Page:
Two icons of the television era have come under the spell of online. Star Trek: Discovery launched on CBS All Access and YouTube TV will sponsor the baseball World Series. We discuss the implications of both.
Chapter 1: Star Trek: Discovery on CBS All Access (1:15)
Star Trek: Discovery launched last weekend and CBS hopes will it will provide a big boost for its All Access service. Viewership was down 15% overall for CBS on its regular channel during premieres week. A lot of that viewing is switching to on-demand platforms like DVRs and All Access. This could be a good sign for putting Discovery on All Access.
The launch of the show could have gone better. A football game running long meant the premiere episode on broadcast TV started late. This angered many Trekkies, particularly those that had recorded the show and missed the end.
Production costs for the show were, according to CBS head Les Moonves, covered by the amount paid by Netflix to license the exclusive international rights to the show.
Not much information on how many new signups to CBS All Access is available. CBS says that subscriber growth has been up nearly 200% since the debut of the show. App Annie, an app analytics specialist, told Variety that CBS almost doubled mobile subscription revenue after the first episode of Discovery. The company also said that downloads of the mobile app almost doubled. These results led to CBS earning more than $60,000 on October 1st through Android and iOS devices. App Annie data does not include All Access registrations that occurred through CBS’s web interface or TV connected devices.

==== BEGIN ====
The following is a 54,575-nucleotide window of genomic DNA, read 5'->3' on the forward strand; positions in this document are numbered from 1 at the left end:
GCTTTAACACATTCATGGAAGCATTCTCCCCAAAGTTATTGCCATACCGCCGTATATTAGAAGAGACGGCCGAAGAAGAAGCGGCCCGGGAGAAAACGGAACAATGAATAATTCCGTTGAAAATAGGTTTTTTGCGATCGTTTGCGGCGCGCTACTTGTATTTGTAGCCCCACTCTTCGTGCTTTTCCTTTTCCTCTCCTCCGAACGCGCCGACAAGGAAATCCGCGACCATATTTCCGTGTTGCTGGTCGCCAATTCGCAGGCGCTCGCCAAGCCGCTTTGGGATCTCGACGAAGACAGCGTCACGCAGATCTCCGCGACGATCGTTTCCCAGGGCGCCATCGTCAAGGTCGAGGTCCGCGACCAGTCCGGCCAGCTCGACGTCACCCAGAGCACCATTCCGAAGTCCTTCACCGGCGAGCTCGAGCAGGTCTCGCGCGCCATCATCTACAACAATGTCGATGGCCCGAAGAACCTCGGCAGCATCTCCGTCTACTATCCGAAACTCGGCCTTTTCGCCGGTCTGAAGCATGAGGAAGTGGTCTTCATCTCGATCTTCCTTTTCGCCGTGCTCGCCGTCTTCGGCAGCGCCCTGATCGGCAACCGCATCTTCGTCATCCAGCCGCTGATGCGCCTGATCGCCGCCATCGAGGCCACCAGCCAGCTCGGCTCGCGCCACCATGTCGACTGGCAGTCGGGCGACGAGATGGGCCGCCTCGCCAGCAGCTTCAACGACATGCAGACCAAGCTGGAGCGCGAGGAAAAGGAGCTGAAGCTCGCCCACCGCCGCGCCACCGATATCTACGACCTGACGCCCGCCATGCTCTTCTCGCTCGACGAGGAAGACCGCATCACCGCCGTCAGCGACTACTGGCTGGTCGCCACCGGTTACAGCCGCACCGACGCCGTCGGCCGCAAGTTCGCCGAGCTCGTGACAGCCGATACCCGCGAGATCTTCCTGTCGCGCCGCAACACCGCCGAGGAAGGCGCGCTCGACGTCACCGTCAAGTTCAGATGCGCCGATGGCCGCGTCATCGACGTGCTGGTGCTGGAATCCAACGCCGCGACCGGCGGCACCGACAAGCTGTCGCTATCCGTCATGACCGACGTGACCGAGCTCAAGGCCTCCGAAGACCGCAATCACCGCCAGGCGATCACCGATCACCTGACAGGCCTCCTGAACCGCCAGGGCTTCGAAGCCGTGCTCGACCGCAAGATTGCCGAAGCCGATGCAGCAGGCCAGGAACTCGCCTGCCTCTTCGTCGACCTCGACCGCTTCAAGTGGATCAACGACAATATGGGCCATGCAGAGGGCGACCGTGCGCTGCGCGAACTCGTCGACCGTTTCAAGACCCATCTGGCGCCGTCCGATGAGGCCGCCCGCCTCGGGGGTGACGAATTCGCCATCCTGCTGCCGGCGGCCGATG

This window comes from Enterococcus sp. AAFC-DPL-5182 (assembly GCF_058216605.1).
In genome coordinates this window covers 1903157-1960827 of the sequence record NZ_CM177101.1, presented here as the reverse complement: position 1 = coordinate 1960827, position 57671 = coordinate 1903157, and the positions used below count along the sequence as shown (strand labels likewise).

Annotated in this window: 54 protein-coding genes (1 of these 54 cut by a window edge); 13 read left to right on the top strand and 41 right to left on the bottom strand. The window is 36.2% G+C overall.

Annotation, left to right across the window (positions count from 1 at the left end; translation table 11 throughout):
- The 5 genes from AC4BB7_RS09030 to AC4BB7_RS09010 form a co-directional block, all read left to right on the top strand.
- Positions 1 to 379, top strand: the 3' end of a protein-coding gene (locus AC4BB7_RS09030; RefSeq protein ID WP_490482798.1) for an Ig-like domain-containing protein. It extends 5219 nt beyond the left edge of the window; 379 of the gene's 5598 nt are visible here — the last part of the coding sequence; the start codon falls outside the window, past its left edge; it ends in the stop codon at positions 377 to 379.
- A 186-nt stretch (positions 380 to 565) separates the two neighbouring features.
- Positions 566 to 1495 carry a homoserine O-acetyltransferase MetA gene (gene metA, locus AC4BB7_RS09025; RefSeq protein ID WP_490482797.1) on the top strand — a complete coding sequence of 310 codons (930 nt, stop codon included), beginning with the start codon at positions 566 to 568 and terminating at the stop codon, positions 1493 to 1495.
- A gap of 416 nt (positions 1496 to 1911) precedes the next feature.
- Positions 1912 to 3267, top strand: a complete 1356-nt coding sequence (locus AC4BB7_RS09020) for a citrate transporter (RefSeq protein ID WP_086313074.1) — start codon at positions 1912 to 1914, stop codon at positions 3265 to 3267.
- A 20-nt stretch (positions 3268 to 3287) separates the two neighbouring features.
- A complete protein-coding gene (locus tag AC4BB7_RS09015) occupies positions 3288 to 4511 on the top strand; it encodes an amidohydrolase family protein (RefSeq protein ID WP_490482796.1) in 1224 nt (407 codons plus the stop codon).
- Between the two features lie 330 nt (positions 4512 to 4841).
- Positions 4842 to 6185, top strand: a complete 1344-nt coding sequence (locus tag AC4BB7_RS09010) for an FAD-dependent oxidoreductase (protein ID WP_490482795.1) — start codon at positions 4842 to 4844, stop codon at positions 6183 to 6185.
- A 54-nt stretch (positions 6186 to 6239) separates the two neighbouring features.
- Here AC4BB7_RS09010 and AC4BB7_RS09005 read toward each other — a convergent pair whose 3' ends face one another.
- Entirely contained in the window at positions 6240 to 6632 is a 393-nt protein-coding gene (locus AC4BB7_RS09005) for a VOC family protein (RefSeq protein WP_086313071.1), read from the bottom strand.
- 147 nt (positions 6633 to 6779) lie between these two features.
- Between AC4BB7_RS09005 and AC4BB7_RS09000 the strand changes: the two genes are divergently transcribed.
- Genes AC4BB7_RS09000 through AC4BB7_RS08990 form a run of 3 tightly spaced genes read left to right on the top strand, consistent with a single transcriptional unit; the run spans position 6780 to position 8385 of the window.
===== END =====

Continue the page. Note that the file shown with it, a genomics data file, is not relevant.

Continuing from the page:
Chapter 2: YouTube TV sponsors the World Series (10:30)
YouTube TV will be the presenting sponsor of the 2017 World Series on Fox. The sponsorship includes national TV spots, on-air callouts during the games, branding on MLB’s digital properties and social media accounts, plus in-stadium promotion and MLB players competing in postseason promotional events. Will says that the value of the deal has not been disclosed, but he speculates that it runs to 7 or 8-figures.
The sponsorship deal underlines just how important the television screen is to YouTube, and its parent Google. I analyzed the costs of the channels that YouTube TV provides and am reasonably sure the service is paying more in license fees than it receives in subscriptions. YouTube is willing to put up with these losses and heavily promote the service as well. Not all the services are making a loss. Sling TVs ex-CEO, Roger Lynch, assured me that Sling TV was making money. It was able to do so by avoiding including all the broadcast networks in its base service.
Source : http://www.nscreenmedia.com/candw-discuss-tv-moves-online-star-trek-access-youtube-tv/